Sample Walking Program

Walking is an excellent aerobic exercise that can be done almost anywhere including in the neighbourhood or indoors such as at a mall if weather is an issue. Below is a sample walking program that you can start with and modify to meet your goals and abilities.

 

  1. Start slowly – aim to walk every day! However if you are new to exercise, set a goal to walk 2-3 times per week and progress when you feel ready.
  2. Listen to your body – maintain a comfortable, natural pace and be aware of any signs and symptoms
  3. Wear comfortable clothing and proper footwear
  4. Be aware of the weather – tips for exercising in hot and cold
  5. Progress your exercise when you are ready.

Complete 2-3 x/week

  • Week 1 – 5 minute warm up (slow, 9-10 RPE) – 5 minute walk (brisk, 11-14 on RPE), 5 minute cool down (slow, 9-10 RPE)
  • Week 2 – 5 minute warm up (slow, 9-10 RPE) – 8 minute walk (brisk, 11-14 on RPE), 5 minute cool down (slow, 9-10 RPE)
  • Week 3 – 5 minute warm up (slow, 9-10 RPE) – 10 minute walk (brisk, 11-14 on RPE), 5 minute cool down (slow, 9-10 RPE)
  • Week 4 – 5 minute warm up (slow, 9-10 RPE) – 12 minute walk (brisk, 11-14 on RPE), 5 minute cool down (slow, 9-10 RPE)
  • Week 5 – 5 minute warm up (slow, 9-10 RPE) – 15 minute walk (brisk, 11-14 on RPE), 5 minute
  • cool down (slow, 9-10 RPE)

Progress to 3-4x/week

  • Week 6 – 5 minute warm up (slow, 9-10 RPE) – 15 minute walk (brisk, 11-14 on RPE), 5 minute
  • cool down (slow, 9-10 RPE)
  • Week 7 – 5 minute warm up (slow, 9-10 RPE) – 17 minute walk (brisk, 11-14 on RPE), 5 minute cool down (slow, 9-10 RPE)
  • Week 8 – 5 minute warm up (slow, 9-10 RPE) – 20 minute walk (brisk, 11-14 on RPE), 5 minute cool down (slow, 9-10 RPE)
  • Week 9 – 5 minute warm up (slow, 9-10 RPE) – 23 minute walk (brisk, 11-14 on RPE), 5 minute cool down (slow, 9-10 RPE)
  • Week 10 – 5 minute warm up (slow, 9-10 RPE) – 25 minute walk (brisk, 11-14 on RPE), 5 minute cool down (slow, 9-10 RPE)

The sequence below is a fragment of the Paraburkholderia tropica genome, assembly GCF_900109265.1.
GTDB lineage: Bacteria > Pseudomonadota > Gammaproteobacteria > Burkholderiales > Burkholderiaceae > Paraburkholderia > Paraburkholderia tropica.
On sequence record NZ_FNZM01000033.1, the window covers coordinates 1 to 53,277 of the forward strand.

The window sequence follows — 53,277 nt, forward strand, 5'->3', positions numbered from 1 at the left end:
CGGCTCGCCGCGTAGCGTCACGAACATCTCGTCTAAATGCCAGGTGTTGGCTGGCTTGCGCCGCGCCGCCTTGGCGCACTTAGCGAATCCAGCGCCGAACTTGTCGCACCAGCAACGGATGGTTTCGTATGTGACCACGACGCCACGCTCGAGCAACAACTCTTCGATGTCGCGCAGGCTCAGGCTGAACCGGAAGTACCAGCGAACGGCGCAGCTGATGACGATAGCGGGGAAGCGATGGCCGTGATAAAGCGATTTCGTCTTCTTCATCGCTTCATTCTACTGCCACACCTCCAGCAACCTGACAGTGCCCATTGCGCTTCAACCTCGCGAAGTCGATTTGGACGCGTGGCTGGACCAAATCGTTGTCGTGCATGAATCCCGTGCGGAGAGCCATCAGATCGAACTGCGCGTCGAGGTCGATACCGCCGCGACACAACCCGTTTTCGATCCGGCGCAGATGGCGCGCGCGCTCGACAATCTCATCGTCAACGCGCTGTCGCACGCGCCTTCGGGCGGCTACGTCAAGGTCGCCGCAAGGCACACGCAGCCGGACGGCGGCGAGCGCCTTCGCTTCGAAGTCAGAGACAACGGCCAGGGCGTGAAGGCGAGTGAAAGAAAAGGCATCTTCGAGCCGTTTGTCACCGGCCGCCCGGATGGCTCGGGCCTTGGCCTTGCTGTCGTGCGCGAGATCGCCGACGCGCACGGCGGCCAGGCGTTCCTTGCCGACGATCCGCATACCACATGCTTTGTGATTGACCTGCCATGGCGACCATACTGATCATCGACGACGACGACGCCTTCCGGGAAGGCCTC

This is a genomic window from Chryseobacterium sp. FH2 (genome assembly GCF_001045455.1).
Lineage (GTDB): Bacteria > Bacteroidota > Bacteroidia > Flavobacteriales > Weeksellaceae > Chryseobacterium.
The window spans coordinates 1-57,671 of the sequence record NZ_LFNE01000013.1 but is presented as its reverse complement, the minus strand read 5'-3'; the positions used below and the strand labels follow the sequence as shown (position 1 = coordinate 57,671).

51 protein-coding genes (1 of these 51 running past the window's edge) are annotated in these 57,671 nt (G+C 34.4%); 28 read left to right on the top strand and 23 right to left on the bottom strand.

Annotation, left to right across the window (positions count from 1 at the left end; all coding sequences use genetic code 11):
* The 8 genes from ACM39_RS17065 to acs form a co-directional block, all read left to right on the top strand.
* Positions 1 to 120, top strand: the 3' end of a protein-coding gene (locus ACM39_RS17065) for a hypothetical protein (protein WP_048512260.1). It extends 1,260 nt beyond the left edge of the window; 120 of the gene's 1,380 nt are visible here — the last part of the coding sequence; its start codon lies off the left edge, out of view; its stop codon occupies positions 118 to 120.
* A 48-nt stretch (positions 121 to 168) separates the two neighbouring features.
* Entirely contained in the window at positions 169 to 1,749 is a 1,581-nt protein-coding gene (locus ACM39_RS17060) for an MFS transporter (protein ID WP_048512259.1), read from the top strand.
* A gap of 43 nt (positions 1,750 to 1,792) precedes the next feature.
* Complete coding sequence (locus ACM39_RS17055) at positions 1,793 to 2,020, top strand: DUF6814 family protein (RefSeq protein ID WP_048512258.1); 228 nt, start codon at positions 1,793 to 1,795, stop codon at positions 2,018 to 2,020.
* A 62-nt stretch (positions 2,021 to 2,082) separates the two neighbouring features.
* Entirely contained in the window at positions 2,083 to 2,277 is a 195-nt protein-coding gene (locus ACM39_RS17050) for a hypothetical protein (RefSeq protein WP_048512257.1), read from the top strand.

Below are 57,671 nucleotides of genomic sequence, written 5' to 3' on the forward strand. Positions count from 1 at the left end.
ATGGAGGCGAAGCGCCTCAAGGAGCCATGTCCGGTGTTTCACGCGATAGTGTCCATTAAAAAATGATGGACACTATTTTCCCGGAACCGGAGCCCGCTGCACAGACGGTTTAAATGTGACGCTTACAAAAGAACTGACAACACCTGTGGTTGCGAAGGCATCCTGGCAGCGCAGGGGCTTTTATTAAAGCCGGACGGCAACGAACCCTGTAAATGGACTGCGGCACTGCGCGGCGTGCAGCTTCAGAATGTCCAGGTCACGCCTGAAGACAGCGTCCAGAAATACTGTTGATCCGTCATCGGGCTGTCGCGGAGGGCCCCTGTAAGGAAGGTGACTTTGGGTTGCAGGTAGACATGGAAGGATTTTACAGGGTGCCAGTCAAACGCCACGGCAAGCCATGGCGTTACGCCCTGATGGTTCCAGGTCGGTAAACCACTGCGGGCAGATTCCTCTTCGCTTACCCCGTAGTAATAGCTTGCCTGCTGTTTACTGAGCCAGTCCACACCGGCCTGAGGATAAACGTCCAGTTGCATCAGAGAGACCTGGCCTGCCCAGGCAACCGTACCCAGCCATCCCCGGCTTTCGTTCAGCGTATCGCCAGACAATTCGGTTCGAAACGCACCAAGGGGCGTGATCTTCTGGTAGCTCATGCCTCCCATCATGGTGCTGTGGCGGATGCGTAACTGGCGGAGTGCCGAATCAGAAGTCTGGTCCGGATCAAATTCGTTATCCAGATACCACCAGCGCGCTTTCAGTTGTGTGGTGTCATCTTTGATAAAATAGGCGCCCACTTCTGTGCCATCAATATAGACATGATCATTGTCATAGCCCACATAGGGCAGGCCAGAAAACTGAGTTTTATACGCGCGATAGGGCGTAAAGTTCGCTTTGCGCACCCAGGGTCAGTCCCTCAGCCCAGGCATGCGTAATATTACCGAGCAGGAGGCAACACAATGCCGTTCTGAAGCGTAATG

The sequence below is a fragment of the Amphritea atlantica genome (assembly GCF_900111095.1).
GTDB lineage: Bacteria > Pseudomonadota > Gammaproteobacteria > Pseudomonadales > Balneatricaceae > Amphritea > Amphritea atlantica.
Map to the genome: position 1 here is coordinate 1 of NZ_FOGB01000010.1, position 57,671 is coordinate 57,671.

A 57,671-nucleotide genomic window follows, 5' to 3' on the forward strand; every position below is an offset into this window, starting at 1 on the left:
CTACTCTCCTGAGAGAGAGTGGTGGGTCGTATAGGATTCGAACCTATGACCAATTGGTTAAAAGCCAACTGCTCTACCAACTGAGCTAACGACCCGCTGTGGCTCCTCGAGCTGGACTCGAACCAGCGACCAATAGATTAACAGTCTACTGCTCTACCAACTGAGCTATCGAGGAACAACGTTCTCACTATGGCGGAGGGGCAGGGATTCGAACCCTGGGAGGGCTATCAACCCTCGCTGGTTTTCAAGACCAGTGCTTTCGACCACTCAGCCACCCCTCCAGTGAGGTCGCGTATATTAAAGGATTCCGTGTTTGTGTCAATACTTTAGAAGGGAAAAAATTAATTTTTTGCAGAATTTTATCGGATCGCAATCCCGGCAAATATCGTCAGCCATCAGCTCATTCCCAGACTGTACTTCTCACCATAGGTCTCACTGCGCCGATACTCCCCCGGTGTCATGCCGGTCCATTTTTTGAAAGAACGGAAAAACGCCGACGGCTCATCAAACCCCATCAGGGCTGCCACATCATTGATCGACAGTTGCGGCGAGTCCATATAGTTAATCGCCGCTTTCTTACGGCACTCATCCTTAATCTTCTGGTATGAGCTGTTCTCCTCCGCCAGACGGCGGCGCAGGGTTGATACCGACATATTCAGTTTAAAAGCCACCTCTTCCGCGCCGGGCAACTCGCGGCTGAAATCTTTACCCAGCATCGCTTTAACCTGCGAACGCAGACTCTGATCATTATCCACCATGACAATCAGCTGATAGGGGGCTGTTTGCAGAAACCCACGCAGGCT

Progress to 5-7x/week

  • Week 11 – 5 minute warm up (slow, 9-10 RPE) – 27 minute walk (brisk, 11-14 on RPE), 5 minute cool down (slow, 9-10 RPE)
  • Week 12 – 5 minute warm up (slow, 9-10 RPE) – 30 minute walk (brisk, 11-14 on RPE), 5 minute cool down (slow, 9-10 RPE)

Maintaining Exercise After Week 12

  • Weekly – 5 minute warm up (slow, 9-10 RPE) – 30+ minute walk (brisk, 11-14 on RPE), 5 minute cool down (slow, 9-10 RPE)

 

FITT Scale Table

​Number Rating Verbal Rating Example
​6 ​​No effort at all. Sitting and doing nothing.
7 ​​Very, very light ​Your effort is just noticeable.
8 ​​
​9 ​Very light ​Walking slowly at your own pace.
10 ​Light effort.
​11 ​​Fairly light ​​Still feels like you have enough energy to continue exercising
12 ​​
13 ​​Somewhat hard
​14 ​​Strong effort needed
​15 ​Hard
16 ​​Very strong effort needed.
17 ​​Very Hard ​You can still go on but you really have to push yourself. The exercise feels very heavy and you’re very tired.
​18 ​​
19 ​​Very, very hard ​​For most people, this is the most strenuous exercise they have ever done. Almost maximal effort.
​20 ​Absolute maximal effort (highest possible). Exhaustion

BORG, G. (1970) Perceived Exertion as an indicator of somatic stress.